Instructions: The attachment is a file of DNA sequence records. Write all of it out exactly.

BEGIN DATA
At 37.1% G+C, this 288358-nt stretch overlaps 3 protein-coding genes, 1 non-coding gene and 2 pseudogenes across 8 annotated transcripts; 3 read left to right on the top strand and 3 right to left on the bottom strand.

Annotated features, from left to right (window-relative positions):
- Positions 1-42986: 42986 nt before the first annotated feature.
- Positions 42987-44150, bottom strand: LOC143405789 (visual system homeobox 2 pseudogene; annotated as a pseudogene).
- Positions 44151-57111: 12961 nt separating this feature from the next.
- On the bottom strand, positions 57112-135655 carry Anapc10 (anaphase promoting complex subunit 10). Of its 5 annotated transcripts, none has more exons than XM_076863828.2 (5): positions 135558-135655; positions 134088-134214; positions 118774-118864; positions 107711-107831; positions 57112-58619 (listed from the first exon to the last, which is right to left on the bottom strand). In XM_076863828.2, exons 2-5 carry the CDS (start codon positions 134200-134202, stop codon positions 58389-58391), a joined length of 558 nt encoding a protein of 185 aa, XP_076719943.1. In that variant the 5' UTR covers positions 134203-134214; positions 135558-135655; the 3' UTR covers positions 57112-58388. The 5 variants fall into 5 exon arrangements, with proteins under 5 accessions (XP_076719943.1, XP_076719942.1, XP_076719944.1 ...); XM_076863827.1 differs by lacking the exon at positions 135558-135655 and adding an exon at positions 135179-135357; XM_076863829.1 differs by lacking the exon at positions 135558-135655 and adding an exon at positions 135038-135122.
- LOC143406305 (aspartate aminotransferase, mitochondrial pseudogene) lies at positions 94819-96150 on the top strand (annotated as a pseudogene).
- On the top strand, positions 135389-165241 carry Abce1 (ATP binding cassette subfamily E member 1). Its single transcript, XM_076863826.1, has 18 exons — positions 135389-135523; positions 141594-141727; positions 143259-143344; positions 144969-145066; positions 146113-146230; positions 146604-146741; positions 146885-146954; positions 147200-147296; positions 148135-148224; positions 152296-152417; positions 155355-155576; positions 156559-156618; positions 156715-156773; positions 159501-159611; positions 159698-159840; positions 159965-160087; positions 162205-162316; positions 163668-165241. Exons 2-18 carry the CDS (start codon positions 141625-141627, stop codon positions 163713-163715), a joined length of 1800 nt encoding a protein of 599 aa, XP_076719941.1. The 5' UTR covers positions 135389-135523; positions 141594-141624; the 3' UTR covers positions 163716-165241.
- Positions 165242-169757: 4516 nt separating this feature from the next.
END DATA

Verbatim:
At 37.1% G+C, this 288358-nt stretch overlaps 3 protein-coding genes, 1 non-coding gene and 2 pseudogenes across 8 annotated transcripts; 3 read left to right on the top strand and 3 right to left on the bottom strand.

Annotated features, from left to right (window-relative positions):
- Positions 1-42986: 42986 nt before the first annotated feature.
- Positions 42987-44150, bottom strand: LOC143405789 (visual system homeobox 2 pseudogene; annotated as a pseudogene).
- Positions 44151-57111: 12961 nt separating this feature from the next.
- On the bottom strand, positions 57112-135655 carry Anapc10 (anaphase promoting complex subunit 10). Of its 5 annotated transcripts, none has more exons than XM_076863828.2 (5): positions 135558-135655; positions 134088-134214; positions 118774-118864; positions 107711-107831; positions 57112-58619 (listed from the first exon to the last, which is right to left on the bottom strand). In XM_076863828.2, exons 2-5 carry the CDS (start codon positions 134200-134202, stop codon positions 58389-58391), a joined length of 558 nt encoding a protein of 185 aa, XP_076719943.1. In that variant the 5' UTR covers positions 134203-134214; positions 135558-135655; the 3' UTR covers positions 57112-58388. The 5 variants fall into 5 exon arrangements, with proteins under 5 accessions (XP_076719943.1, XP_076719942.1, XP_076719944.1 ...); XM_076863827.1 differs by lacking the exon at positions 135558-135655 and adding an exon at positions 135179-135357; XM_076863829.1 differs by lacking the exon at positions 135558-135655 and adding an exon at positions 135038-135122.
- LOC143406305 (aspartate aminotransferase, mitochondrial pseudogene) lies at positions 94819-96150 on the top strand (annotated as a pseudogene).
- On the top strand, positions 135389-165241 carry Abce1 (ATP binding cassette subfamily E member 1). Its single transcript, XM_076863826.1, has 18 exons — positions 135389-135523; positions 141594-141727; positions 143259-143344; positions 144969-145066; positions 146113-146230; positions 146604-146741; positions 146885-146954; positions 147200-147296; positions 148135-148224; positions 152296-152417; positions 155355-155576; positions 156559-156618; positions 156715-156773; positions 159501-159611; positions 159698-159840; positions 159965-160087; positions 162205-162316; positions 163668-165241. Exons 2-18 carry the CDS (start codon positions 141625-141627, stop codon positions 163713-163715), a joined length of 1800 nt encoding a protein of 599 aa, XP_076719941.1. The 5' UTR covers positions 135389-135523; positions 141594-141624; the 3' UTR covers positions 163716-165241.
- Positions 165242-169757: 4516 nt separating this feature from the next.